I was driving in Five Points South the other day and saw the most interesting sight: a homeless man walking in the middle of the street, stopping traffic. Normally when driving in the city I don’t think of this as a big deal; many times people are selfish and will walk into the middle of the street outside the crosswalk because they don’t care about oncoming traffic, which is unfair to the drivers, but those people just want to get where they are going without regard for others.
What I believed to be seeing (the exact situation I just described) turned more curious upon seeing the man simply standing in the middle of the street until it became apparent what this guy in tattered and dirty clothes was doing: he was helping an elderly woman with a walker across the street.
Now the question is, why is this story so important to you sitting in your pew today? To better understand an application you have to realize just how badly living as a homeless person is; it is a struggle to simply survive. Natural survival is a dirty, dangerous, unethical, and at times sinful process, and one that we don’t fully comprehend because, let’s face it, we are blessed. We have food on our table and a shelter above us, and if we don’t, we can make a few calls to friends/family/church members and have that problem changed. That guy helping the lady across the street probably doesn’t have that. He probably has sins that have taken over his entire life. He probably has to worry about how he will stay dry when it’s going to rain.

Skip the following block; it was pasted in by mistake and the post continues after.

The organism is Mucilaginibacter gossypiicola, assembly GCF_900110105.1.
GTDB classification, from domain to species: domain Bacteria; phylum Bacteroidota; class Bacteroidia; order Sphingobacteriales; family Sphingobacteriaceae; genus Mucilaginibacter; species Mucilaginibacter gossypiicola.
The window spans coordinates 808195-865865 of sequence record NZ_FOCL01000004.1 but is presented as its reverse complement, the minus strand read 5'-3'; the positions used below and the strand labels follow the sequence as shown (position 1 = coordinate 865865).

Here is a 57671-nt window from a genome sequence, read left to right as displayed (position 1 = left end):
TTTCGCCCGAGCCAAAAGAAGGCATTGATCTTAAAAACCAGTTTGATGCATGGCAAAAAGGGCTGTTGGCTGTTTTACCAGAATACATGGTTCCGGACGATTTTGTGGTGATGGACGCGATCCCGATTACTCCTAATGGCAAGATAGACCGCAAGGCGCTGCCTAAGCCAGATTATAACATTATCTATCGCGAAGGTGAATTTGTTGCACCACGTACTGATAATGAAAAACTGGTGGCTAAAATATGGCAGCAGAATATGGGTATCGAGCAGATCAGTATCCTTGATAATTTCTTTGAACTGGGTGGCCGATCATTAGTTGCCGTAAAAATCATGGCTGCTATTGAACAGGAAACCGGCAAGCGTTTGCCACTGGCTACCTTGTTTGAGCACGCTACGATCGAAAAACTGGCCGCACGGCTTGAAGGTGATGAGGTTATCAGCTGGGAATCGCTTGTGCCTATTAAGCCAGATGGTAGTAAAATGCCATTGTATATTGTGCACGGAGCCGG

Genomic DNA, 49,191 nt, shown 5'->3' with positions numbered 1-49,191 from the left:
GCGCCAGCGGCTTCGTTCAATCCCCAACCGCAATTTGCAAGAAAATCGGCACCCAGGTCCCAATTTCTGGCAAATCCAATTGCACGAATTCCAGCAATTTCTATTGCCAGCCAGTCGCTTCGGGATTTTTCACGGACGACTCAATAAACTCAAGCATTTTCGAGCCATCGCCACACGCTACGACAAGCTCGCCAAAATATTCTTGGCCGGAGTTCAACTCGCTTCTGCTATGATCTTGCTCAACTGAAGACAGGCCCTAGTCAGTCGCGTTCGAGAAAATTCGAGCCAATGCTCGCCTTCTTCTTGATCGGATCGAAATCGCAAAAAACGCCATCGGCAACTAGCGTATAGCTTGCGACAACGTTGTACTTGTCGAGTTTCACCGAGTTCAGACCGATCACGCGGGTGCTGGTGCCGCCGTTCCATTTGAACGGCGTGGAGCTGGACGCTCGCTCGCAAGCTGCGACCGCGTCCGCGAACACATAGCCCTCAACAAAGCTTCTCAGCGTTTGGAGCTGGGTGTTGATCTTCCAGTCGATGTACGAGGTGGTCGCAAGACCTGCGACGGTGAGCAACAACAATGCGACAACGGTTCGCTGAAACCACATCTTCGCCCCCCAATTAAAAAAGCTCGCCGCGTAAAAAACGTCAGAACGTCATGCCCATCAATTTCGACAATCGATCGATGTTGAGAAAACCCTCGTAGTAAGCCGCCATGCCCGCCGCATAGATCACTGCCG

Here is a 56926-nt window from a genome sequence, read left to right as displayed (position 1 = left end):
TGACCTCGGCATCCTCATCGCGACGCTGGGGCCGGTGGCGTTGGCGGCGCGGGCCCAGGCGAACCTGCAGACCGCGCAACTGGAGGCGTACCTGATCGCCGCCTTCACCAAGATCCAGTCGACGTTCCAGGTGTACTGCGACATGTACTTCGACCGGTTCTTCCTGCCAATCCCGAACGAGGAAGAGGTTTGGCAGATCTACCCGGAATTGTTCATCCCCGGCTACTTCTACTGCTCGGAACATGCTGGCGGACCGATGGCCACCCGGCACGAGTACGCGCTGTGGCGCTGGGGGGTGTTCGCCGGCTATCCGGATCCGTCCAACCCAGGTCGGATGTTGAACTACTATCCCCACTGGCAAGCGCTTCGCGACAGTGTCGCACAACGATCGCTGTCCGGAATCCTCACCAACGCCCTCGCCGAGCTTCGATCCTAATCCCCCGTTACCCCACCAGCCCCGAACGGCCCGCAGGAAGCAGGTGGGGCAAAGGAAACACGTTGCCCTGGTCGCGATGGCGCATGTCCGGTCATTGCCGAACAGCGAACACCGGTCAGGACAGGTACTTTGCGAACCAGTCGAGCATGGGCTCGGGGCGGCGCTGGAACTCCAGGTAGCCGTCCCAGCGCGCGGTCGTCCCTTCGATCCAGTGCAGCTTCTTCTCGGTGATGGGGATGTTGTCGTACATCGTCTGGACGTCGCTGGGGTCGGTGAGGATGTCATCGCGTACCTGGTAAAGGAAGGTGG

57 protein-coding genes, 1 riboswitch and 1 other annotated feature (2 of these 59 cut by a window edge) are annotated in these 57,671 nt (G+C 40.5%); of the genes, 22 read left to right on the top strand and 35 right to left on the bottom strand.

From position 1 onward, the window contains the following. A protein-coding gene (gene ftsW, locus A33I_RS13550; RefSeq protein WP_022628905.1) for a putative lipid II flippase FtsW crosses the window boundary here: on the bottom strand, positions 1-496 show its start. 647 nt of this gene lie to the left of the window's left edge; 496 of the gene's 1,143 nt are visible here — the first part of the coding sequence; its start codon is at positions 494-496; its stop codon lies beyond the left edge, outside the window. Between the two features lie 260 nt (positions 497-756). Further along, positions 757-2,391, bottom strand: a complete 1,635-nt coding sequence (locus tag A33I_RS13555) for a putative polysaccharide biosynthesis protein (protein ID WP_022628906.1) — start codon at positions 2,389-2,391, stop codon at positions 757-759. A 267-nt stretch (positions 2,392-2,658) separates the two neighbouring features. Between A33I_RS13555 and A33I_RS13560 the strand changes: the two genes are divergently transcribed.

One reason why we are afraid of such people is because they operate outside of the social boundaries and contracts that make up our demographic society (middle class and suburban); they will do whatever it takes to survive, and that can be a dangerous thing. Yet in this one guy’s mind wasn’t some act of survival, it was pure compassion. He saw someone in need and put his own physical well-being on the line in order to help someone who needed it.
The idea of compassion isn’t something that has been conditioned inside of us because of our culture and emotional background; it is instilled in us from our God. Unfortunately we are often too concerned about our own survival (how are those bills going to get paid?) to realize that there are people all around us who need compassion. If we take a few moments to stop and look, we might just be shocked at how badly this world needs compassion, and it will change your life when you realize that you can be that instrument of unadulterated kindness that God desires us to be.